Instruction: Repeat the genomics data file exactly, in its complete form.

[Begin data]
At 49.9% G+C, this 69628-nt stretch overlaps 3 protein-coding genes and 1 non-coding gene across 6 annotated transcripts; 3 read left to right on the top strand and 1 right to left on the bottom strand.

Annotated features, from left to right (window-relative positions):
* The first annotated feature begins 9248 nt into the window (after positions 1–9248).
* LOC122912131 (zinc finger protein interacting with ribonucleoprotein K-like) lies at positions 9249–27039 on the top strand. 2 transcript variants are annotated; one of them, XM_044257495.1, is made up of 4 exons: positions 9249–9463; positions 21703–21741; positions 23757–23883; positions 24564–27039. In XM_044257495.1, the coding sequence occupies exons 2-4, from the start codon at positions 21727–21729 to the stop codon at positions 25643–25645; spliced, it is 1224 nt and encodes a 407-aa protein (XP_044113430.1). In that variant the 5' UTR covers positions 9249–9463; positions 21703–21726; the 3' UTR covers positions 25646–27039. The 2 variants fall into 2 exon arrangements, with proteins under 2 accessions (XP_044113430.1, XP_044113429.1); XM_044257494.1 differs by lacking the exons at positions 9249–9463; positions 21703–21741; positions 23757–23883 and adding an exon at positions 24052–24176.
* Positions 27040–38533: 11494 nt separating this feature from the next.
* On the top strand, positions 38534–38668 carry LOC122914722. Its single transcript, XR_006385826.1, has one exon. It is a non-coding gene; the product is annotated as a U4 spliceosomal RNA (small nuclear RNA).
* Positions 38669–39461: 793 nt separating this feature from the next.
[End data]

At 49.9% G+C, this 69628-nt stretch overlaps 3 protein-coding genes and 1 non-coding gene across 6 annotated transcripts; 3 read left to right on the top strand and 1 right to left on the bottom strand.

Annotated features, from left to right (window-relative positions):
* The first annotated feature begins 9248 nt into the window (after positions 1–9248).
* LOC122912131 (zinc finger protein interacting with ribonucleoprotein K-like) lies at positions 9249–27039 on the top strand. 2 transcript variants are annotated; one of them, XM_044257495.1, is made up of 4 exons: positions 9249–9463; positions 21703–21741; positions 23757–23883; positions 24564–27039. In XM_044257495.1, the coding sequence occupies exons 2-4, from the start codon at positions 21727–21729 to the stop codon at positions 25643–25645; spliced, it is 1224 nt and encodes a 407-aa protein (XP_044113430.1). In that variant the 5' UTR covers positions 9249–9463; positions 21703–21726; the 3' UTR covers positions 25646–27039. The 2 variants fall into 2 exon arrangements, with proteins under 2 accessions (XP_044113430.1, XP_044113429.1); XM_044257494.1 differs by lacking the exons at positions 9249–9463; positions 21703–21741; positions 23757–23883 and adding an exon at positions 24052–24176.
* Positions 27040–38533: 11494 nt separating this feature from the next.
* On the top strand, positions 38534–38668 carry LOC122914722. Its single transcript, XR_006385826.1, has one exon. It is a non-coding gene; the product is annotated as a U4 spliceosomal RNA (small nuclear RNA).
* Positions 38669–39461: 793 nt separating this feature from the next.